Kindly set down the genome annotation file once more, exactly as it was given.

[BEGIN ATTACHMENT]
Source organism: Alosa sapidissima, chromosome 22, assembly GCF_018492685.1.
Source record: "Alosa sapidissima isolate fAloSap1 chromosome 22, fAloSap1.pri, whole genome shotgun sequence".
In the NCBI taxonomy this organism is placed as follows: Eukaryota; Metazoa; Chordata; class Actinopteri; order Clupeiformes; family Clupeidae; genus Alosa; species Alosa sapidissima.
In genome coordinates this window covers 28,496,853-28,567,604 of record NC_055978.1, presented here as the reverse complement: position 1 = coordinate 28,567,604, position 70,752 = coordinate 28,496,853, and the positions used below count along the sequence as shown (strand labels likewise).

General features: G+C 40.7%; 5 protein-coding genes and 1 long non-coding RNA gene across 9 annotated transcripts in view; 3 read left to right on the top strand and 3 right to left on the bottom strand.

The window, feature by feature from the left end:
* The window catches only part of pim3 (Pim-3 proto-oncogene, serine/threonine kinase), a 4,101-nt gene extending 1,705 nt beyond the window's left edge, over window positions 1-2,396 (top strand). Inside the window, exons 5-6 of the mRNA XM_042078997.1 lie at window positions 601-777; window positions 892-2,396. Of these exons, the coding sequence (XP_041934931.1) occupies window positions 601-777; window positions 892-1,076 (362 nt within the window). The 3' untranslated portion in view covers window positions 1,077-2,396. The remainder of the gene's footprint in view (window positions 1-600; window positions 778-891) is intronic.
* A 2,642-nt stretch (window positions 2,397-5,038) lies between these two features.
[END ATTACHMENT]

Source organism: Alosa sapidissima, chromosome 22, assembly GCF_018492685.1.
Source record: "Alosa sapidissima isolate fAloSap1 chromosome 22, fAloSap1.pri, whole genome shotgun sequence".
In the NCBI taxonomy this organism is placed as follows: Eukaryota; Metazoa; Chordata; class Actinopteri; order Clupeiformes; family Clupeidae; genus Alosa; species Alosa sapidissima.
In genome coordinates this window covers 28,496,853-28,567,604 of record NC_055978.1, presented here as the reverse complement: position 1 = coordinate 28,567,604, position 70,752 = coordinate 28,496,853, and the positions used below count along the sequence as shown (strand labels likewise).

General features: G+C 40.7%; 5 protein-coding genes and 1 long non-coding RNA gene across 9 annotated transcripts in view; 3 read left to right on the top strand and 3 right to left on the bottom strand.

The window, feature by feature from the left end:
* The window catches only part of pim3 (Pim-3 proto-oncogene, serine/threonine kinase), a 4,101-nt gene extending 1,705 nt beyond the window's left edge, over window positions 1-2,396 (top strand). Inside the window, exons 5-6 of the mRNA XM_042078997.1 lie at window positions 601-777; window positions 892-2,396. Of these exons, the coding sequence (XP_041934931.1) occupies window positions 601-777; window positions 892-1,076 (362 nt within the window). The 3' untranslated portion in view covers window positions 1,077-2,396. The remainder of the gene's footprint in view (window positions 1-600; window positions 778-891) is intronic.
* A 2,642-nt stretch (window positions 2,397-5,038) lies between these two features.